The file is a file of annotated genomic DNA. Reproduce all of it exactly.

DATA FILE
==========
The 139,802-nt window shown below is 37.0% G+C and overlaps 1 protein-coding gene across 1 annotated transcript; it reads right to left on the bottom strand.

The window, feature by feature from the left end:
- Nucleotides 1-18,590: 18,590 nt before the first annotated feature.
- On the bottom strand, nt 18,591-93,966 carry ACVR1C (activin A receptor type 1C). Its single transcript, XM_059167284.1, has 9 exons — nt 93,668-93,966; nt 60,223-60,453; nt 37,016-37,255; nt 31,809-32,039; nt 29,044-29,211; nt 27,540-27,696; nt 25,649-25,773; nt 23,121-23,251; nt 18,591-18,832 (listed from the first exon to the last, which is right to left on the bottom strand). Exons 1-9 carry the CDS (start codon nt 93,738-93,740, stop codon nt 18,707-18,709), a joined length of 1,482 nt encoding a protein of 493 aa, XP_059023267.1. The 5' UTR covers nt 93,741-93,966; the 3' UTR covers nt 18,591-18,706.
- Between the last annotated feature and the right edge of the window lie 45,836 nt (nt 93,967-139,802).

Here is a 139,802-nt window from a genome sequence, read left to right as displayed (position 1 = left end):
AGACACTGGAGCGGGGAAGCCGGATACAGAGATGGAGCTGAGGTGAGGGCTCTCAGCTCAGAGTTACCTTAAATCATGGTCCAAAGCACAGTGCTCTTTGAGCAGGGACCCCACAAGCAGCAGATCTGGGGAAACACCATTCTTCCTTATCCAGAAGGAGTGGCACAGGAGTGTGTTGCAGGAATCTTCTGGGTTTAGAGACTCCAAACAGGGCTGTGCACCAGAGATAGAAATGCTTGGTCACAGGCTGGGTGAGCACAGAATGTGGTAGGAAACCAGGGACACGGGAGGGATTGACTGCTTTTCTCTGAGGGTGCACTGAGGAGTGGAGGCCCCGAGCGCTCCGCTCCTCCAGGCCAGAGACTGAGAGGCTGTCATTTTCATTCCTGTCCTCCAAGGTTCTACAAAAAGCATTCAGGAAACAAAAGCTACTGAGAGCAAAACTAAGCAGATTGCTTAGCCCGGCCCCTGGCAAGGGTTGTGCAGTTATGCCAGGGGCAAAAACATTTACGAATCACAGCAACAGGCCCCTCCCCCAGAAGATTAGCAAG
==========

The 139,802-nt window shown below is 37.0% G+C and overlaps 1 protein-coding gene across 1 annotated transcript; it reads right to left on the bottom strand.

The window, feature by feature from the left end:
- Nucleotides 1-18,590: 18,590 nt before the first annotated feature.
- On the bottom strand, nt 18,591-93,966 carry ACVR1C (activin A receptor type 1C). Its single transcript, XM_059167284.1, has 9 exons — nt 93,668-93,966; nt 60,223-60,453; nt 37,016-37,255; nt 31,809-32,039; nt 29,044-29,211; nt 27,540-27,696; nt 25,649-25,773; nt 23,121-23,251; nt 18,591-18,832 (listed from the first exon to the last, which is right to left on the bottom strand). Exons 1-9 carry the CDS (start codon nt 93,738-93,740, stop codon nt 18,707-18,709), a joined length of 1,482 nt encoding a protein of 493 aa, XP_059023267.1. The 5' UTR covers nt 93,741-93,966; the 3' UTR covers nt 18,591-18,706.
- Between the last annotated feature and the right edge of the window lie 45,836 nt (nt 93,967-139,802).

Here is a 139,802-nt window from a genome sequence, read left to right as displayed (position 1 = left end):
AGACACTGGAGCGGGGAAGCCGGATACAGAGATGGAGCTGAGGTGAGGGCTCTCAGCTCAGAGTTACCTTAAATCATGGTCCAAAGCACAGTGCTCTTTGAGCAGGGACCCCACAAGCAGCAGATCTGGGGAAACACCATTCTTCCTTATCCAGAAGGAGTGGCACAGGAGTGTGTTGCAGGAATCTTCTGGGTTTAGAGACTCCAAACAGGGCTGTGCACCAGAGATAGAAATGCTTGGTCACAGGCTGGGTGAGCACAGAATGTGGTAGGAAACCAGGGACACGGGAGGGATTGACTGCTTTTCTCTGAGGGTGCACTGAGGAGTGGAGGCCCCGAGCGCTCCGCTCCTCCAGGCCAGAGACTGAGAGGCTGTCATTTTCATTCCTGTCCTCCAAGGTTCTACAAAAAGCATTCAGGAAACAAAAGCTACTGAGAGCAAAACTAAGCAGATTGCTTAGCCCGGCCCCTGGCAAGGGTTGTGCAGTTATGCCAGGGGCAAAAACATTTACGAATCACAGCAACAGGCCCCTCCCCCAGAAGATTAGCAAG